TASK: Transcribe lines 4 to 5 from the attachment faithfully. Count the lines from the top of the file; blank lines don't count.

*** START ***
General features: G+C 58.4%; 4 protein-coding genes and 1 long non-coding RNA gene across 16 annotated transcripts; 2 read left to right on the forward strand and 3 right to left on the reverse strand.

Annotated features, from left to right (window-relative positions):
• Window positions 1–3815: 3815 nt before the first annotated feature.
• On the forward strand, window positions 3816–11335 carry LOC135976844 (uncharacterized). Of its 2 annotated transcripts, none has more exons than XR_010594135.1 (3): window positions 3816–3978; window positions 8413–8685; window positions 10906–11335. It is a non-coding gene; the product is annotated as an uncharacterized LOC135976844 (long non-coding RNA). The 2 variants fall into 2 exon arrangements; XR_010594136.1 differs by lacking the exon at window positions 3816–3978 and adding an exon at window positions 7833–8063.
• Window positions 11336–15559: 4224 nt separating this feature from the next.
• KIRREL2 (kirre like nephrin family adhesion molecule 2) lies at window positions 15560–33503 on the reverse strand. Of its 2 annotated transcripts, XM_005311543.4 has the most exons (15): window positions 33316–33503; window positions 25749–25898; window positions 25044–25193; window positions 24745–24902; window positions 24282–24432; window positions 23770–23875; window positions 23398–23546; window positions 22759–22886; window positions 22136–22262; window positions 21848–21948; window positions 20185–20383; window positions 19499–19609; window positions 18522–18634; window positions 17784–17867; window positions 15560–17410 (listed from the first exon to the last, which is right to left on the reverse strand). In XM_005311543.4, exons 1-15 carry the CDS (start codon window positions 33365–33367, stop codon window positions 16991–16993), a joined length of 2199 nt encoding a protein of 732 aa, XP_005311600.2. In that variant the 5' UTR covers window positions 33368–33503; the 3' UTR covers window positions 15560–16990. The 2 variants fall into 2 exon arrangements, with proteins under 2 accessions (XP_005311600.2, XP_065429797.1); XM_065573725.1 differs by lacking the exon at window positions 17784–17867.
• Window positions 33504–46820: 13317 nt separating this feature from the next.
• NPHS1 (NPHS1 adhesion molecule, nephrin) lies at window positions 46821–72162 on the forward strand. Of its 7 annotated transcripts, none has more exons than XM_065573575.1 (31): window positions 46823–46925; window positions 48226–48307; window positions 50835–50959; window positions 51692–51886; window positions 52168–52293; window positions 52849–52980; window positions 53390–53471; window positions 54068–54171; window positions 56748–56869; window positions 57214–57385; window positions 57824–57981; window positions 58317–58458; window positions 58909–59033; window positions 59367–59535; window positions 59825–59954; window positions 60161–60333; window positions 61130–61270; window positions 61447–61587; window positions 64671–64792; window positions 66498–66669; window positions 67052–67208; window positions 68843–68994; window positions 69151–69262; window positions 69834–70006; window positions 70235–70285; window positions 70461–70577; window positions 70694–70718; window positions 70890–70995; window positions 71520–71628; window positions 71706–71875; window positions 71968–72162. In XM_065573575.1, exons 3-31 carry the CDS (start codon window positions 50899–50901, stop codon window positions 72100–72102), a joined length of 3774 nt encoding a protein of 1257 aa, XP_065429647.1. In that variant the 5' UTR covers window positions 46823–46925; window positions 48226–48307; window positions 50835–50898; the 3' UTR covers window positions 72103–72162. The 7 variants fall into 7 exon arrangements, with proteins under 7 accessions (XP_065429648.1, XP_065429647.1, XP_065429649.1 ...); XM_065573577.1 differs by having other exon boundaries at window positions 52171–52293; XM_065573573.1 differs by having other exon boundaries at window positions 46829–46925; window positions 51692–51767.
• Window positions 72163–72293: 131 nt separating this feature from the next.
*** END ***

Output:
• On the forward strand, window positions 3816–11335 carry LOC135976844 (uncharacterized). Of its 2 annotated transcripts, none has more exons than XR_010594135.1 (3): window positions 3816–3978; window positions 8413–8685; window positions 10906–11335. It is a non-coding gene; the product is annotated as an uncharacterized LOC135976844 (long non-coding RNA). The 2 variants fall into 2 exon arrangements; XR_010594136.1 differs by lacking the exon at window positions 3816–3978 and adding an exon at window positions 7833–8063.
• Window positions 11336–15559: 4224 nt separating this feature from the next.